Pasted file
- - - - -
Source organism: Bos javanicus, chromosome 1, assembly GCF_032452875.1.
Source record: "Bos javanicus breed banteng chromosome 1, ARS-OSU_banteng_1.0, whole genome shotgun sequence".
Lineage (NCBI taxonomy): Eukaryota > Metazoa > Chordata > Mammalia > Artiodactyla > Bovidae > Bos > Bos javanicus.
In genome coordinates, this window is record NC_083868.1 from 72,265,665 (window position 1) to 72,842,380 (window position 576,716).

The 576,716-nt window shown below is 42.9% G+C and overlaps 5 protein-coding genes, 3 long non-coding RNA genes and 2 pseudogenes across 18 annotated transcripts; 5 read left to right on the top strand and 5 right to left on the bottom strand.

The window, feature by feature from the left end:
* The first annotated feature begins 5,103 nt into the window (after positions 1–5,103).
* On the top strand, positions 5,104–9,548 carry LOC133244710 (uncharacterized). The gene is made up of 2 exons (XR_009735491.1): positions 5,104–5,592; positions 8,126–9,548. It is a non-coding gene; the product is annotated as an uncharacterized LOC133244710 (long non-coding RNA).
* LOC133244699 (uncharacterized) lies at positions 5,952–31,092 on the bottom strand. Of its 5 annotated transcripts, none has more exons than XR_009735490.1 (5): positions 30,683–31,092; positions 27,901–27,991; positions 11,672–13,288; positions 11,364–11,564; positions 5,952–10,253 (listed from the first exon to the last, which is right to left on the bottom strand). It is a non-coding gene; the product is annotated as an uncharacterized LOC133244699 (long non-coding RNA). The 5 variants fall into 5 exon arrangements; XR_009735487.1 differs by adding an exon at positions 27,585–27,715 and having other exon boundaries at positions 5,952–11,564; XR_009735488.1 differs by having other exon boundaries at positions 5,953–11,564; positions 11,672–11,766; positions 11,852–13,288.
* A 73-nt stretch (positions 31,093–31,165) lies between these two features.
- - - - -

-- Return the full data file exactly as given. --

Source organism: Bos javanicus, chromosome 1, assembly GCF_032452875.1.
Source record: "Bos javanicus breed banteng chromosome 1, ARS-OSU_banteng_1.0, whole genome shotgun sequence".
Lineage (NCBI taxonomy): Eukaryota > Metazoa > Chordata > Mammalia > Artiodactyla > Bovidae > Bos > Bos javanicus.
In genome coordinates, this window is record NC_083868.1 from 72,265,665 (window position 1) to 72,842,380 (window position 576,716).

The 576,716-nt window shown below is 42.9% G+C and overlaps 5 protein-coding genes, 3 long non-coding RNA genes and 2 pseudogenes across 18 annotated transcripts; 5 read left to right on the top strand and 5 right to left on the bottom strand.

The window, feature by feature from the left end:
* The first annotated feature begins 5,103 nt into the window (after positions 1–5,103).
* On the top strand, positions 5,104–9,548 carry LOC133244710 (uncharacterized). The gene is made up of 2 exons (XR_009735491.1): positions 5,104–5,592; positions 8,126–9,548. It is a non-coding gene; the product is annotated as an uncharacterized LOC133244710 (long non-coding RNA).
* LOC133244699 (uncharacterized) lies at positions 5,952–31,092 on the bottom strand. Of its 5 annotated transcripts, none has more exons than XR_009735490.1 (5): positions 30,683–31,092; positions 27,901–27,991; positions 11,672–13,288; positions 11,364–11,564; positions 5,952–10,253 (listed from the first exon to the last, which is right to left on the bottom strand). It is a non-coding gene; the product is annotated as an uncharacterized LOC133244699 (long non-coding RNA). The 5 variants fall into 5 exon arrangements; XR_009735487.1 differs by adding an exon at positions 27,585–27,715 and having other exon boundaries at positions 5,952–11,564; XR_009735488.1 differs by having other exon boundaries at positions 5,953–11,564; positions 11,672–11,766; positions 11,852–13,288.
* A 73-nt stretch (positions 31,093–31,165) lies between these two features.